In grief, our brains must rewire to function in a world minus our loved one.
When in grief, what happens to neurons that developed specifically to respond to the presence of the loved one?
By avoiding painful feelings, you do not give your brain the opportunity to learn to manage them.
In The Book of Joy: Lasting Happiness in a Changing World, co-author (with the Dalai Lama and Desmond Tutu) and narrator Douglas Carlton Abrams tells a story about his father, who suffered a brain injury. It was touch and go for a while, but when he came around, his other son said to him, “I’m sorry this happened to you.”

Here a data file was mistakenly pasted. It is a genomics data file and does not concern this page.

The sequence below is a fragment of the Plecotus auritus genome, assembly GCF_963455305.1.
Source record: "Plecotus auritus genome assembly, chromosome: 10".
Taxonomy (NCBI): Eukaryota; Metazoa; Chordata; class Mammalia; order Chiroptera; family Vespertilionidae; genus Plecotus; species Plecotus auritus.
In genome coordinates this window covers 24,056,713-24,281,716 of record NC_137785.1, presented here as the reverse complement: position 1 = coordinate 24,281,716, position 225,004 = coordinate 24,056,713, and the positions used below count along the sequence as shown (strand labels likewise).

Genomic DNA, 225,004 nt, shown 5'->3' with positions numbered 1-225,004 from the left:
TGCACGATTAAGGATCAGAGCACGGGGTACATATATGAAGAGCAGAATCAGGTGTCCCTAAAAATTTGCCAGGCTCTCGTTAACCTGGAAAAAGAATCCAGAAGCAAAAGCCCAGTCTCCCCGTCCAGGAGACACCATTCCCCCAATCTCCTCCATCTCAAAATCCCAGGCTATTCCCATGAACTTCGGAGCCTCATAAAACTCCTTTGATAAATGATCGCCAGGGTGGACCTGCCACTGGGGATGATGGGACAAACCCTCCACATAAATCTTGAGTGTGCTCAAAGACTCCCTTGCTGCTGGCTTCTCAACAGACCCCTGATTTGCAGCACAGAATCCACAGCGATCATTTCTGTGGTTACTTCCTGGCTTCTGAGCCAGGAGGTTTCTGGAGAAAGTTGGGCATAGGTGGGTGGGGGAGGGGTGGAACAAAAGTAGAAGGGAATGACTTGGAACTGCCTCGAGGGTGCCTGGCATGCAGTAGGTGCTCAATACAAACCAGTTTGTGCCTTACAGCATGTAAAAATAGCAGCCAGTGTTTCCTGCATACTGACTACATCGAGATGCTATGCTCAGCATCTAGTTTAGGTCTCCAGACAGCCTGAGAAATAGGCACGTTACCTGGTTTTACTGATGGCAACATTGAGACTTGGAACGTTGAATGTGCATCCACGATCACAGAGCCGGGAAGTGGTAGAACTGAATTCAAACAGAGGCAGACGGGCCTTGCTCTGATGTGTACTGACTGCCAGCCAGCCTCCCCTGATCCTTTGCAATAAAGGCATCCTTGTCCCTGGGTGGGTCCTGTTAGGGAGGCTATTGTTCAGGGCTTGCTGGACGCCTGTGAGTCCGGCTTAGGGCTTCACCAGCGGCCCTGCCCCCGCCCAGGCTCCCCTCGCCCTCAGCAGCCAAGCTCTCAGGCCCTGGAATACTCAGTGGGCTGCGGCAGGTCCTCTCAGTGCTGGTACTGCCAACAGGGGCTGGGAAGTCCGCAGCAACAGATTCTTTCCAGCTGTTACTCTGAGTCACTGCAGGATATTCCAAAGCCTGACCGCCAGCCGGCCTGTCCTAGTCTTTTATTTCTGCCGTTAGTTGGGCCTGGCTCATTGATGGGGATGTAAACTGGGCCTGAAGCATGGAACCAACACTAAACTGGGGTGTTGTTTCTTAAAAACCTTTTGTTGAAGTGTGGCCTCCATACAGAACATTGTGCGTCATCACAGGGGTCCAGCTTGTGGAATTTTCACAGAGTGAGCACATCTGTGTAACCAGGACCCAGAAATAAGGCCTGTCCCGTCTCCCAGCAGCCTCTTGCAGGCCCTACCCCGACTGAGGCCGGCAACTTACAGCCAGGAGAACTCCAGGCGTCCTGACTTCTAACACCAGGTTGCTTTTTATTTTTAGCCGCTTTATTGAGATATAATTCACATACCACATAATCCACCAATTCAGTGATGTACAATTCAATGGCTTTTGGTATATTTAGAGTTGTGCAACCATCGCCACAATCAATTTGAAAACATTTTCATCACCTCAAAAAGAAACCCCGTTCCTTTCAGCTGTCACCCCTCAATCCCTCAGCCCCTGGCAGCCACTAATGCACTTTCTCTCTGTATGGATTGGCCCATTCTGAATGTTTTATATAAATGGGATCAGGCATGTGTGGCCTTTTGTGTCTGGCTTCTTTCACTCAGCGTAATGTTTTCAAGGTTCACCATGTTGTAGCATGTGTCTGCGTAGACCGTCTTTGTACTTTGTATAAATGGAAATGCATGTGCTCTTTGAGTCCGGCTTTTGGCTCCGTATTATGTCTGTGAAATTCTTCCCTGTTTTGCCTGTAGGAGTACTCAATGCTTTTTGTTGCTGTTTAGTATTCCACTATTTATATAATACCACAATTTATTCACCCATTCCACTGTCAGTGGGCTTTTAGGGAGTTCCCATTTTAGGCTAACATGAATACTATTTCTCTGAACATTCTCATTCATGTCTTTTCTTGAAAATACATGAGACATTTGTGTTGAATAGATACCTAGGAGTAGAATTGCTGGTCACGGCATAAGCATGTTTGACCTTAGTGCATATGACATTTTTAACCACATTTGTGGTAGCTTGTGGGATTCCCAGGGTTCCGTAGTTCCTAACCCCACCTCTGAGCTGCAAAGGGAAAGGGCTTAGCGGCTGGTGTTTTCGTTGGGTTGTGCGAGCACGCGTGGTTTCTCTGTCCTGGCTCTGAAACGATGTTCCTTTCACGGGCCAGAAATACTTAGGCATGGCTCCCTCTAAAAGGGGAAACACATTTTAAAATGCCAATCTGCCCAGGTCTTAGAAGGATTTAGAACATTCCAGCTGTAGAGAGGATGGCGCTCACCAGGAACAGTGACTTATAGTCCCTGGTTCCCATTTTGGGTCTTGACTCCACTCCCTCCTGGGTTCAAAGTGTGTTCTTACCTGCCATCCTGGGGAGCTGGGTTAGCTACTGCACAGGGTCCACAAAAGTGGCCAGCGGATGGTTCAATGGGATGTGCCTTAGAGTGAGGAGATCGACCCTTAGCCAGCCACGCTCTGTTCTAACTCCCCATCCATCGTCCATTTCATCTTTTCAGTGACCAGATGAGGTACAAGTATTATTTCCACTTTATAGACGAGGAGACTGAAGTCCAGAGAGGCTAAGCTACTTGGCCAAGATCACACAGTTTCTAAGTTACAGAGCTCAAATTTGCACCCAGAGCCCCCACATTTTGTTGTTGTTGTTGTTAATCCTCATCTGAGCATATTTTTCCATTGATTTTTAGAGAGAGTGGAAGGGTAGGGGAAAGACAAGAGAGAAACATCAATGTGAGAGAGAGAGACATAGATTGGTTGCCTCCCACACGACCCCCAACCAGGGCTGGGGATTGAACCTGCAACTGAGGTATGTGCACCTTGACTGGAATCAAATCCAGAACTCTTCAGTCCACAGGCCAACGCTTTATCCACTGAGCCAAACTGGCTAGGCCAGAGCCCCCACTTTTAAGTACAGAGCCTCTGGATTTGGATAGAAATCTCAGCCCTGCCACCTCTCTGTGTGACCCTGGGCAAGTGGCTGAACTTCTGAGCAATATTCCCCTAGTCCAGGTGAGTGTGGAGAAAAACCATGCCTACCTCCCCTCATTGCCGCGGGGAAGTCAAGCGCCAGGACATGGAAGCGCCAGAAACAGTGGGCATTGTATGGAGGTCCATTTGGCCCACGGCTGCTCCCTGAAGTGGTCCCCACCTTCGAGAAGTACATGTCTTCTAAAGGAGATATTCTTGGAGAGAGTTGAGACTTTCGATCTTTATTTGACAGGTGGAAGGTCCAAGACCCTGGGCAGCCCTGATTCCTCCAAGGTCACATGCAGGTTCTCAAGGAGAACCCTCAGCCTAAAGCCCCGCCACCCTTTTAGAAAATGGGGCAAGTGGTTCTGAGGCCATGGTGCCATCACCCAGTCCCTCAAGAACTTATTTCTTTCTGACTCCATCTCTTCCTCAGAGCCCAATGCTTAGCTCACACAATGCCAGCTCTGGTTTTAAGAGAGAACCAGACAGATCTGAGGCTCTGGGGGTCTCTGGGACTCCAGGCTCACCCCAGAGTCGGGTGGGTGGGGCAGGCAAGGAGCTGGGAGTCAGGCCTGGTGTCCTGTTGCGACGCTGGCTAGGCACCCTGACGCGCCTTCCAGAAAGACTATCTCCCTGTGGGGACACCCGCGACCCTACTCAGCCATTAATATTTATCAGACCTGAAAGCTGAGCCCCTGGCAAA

And the father responded. “It’s OK. It’s part of my curriculum.”
It’s part of my curriculum.
A useful metaphor for life, and for grief.
Link to article: Rewiring the Brain in Grief | Psychology Today